Tuesday, September 11, 2007

A Day in the Life of....

It's been a strange week. On Tuesday last week, a 17 yr old German boy from our son's school was found dead on the ground at an apartment block, used mainly by ex-pats, in the early hours of the morning. The police were treating it as a murder investigation. He didn't live there, but was found in what he slept in. Everyone at the school was very shaken. School was very quiet and subdued last week. He was a very popular boy, athletic, president of the student council, involved in several community projects, an avid football player, a keen break dancer and above all, a joker and entertainer. Everyone seemed to know him and like him. I had taught him several times when doing supply at the school. I was in school teaching last week. We had a session for the children from primary upwards, to talk about it and ask questions.

Rumours were flying around of course. It made it much harder for his class mates because no one really knew for about a week what had happened. People want that sorted in their mind before they can start to process it. The picture was further confused by the fact that there had been a murder 2 yrs ago of a Swedish woman at the same apartment block, and locals know the area as a 'bad' area. It now seems he committed suicide (he sent a text to his sister saying "forgive me") rather than having been pushed from a 4th or 5th floor window, having walked about 6km from the suburb where he lived. (That's a lot of thinking time.....) Forensics can tell this, in particular, from the way a person lands.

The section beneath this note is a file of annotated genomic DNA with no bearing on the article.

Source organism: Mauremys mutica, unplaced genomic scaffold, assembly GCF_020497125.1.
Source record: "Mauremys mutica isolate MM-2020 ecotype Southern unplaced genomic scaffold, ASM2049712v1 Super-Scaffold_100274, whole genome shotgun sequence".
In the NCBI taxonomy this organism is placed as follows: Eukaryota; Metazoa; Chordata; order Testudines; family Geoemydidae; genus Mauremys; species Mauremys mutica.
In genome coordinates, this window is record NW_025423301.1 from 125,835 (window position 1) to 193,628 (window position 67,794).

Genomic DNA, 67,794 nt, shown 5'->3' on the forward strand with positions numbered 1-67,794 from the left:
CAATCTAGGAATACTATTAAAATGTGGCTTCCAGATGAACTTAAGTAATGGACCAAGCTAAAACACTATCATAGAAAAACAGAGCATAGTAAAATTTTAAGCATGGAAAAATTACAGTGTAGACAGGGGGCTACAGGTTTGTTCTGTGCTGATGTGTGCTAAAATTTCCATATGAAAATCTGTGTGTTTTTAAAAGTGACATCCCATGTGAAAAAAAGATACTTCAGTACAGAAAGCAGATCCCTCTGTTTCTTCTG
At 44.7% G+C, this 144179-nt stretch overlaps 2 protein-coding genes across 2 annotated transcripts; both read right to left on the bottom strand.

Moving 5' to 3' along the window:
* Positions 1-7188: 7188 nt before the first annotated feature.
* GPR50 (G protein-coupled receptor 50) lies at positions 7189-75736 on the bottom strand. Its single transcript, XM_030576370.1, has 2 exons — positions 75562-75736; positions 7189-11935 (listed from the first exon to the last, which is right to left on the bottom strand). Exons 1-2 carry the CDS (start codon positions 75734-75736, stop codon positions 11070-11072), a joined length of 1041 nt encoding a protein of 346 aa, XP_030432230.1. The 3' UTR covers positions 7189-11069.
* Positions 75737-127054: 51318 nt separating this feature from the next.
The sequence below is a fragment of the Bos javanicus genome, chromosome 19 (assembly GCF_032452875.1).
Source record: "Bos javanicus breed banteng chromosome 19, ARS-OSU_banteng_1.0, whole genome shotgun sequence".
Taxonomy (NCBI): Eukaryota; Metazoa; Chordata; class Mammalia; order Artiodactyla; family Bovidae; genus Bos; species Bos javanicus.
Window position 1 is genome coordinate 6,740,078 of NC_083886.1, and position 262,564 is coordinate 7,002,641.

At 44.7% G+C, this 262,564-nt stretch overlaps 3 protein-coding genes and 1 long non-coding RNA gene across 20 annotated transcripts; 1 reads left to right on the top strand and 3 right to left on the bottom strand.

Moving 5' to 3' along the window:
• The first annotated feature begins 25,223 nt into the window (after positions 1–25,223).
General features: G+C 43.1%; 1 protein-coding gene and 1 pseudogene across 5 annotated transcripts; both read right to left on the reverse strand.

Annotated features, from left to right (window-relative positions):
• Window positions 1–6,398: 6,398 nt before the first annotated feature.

It's hard to comprehend a suicide; his friends remembered a lively, entertaining, popular and kind teenager. It's even harder for his parents. I can't begin to imagine. Not just the unadulterated grief, but the soul searching, asking oneself why and what one hadn't noticed, living with those unanswered questions.

Having been a teacher for 15 yrs in large British compreshensives, I had begun to wonder whether one death in 1300 was statistically normal. I was in my last school for 9 yrs and in that time 4 students and one teacher died. About one every 2 yrs. Here the school is only 400 strong. A much smaller, much closer community. Everyone knows everyone.

There was a celebration memorial for his life yesterday afternoon. Amazingly, his parents were at the door to greet everyone. The place was full. The video montage and students' memories were wonderful. Lots of teachers were crying. I was fine, not having been so closely involved, until right at the end the boy's father, a dignified, soft spoken man in his 50s, stood up to thank everyone for the overwhelming support of the community, the school, his son's friends who went to see them etc. He asked us to remember his son and his principles, his kindnesses, his sense of fun. Hearing him unable to do more than whisper these words, as he struggled monumentally to hold it together, and failed, just undid me.

Of course there are millions of tragic stories and griefs like this every moment the world over, but it is the personal ones which stray across your path, which draw you in and remind you of our common humanity. And it reminds me certainly, to relish life, my family and to grasp the mettle. A salutary reminder in a country where day to day I can get so frustrated and stressed by things that don't work, the traffic, the heat, the miscomprehension, the cultural gap, and it's tempting just to complain, withdraw and write the day off.

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